Hassan seems to be a poor misguided soul..wake up hassan and seriously rethink the side you are on, its clear as daylight he wasnt a soldier he decided to be a traitor to the Middle east to work with the CIA who has done nothing but wreak havoc in every country it touches whether it be South America or the Middle eastâ€¦..ask any politcailly educated middle easterner, jordanian or not
Ah yes. Saving face is always important.
i think Jordan Times should shut down as a publication, zero credibility, “huminatarian mission” lol
Nas thx for being the first jordanian blog to bring out the real story I read in US media days ago, i think if ur blog was in arabic it would have been shut down a long long time ago…and thank god arabs have aljazeera otherwise they would have been fed jordan times-style bulls*** for the rest of their lives…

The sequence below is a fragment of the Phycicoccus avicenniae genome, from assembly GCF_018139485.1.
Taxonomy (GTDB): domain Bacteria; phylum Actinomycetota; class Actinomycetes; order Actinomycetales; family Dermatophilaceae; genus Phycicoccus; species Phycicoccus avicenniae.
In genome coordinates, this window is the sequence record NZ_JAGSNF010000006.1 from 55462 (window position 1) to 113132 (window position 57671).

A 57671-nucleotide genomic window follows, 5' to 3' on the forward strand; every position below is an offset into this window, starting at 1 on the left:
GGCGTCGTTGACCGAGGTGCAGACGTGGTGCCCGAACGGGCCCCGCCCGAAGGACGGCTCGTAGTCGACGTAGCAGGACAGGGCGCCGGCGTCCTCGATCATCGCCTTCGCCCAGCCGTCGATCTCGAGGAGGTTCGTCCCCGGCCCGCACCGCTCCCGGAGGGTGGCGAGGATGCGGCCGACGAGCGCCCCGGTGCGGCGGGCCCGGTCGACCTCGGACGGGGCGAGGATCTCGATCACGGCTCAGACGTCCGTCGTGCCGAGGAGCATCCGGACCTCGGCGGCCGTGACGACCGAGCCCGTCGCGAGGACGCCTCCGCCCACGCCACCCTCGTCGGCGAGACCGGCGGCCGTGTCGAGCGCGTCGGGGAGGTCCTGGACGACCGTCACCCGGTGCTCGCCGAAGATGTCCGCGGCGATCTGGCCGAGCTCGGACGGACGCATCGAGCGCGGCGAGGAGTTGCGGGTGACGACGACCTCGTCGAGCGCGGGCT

It is amazing how the government keeps taking people for idiots, every body sees everything, and 3enak 3enak, they say nothing happened.
I read a huge article written by AFP, where they explained the whole story with much more details, they said that they asked Nabil Sharif about this issue and that it must be very embarrassing for Jordan that they recruited Albalawi and he turned out to be a double agent, and he simply responded that Jordan doesnâ€™t have any relationship with this and the GID have absolutely no relationship with this double agent, and he denied everything. Yalla 3ad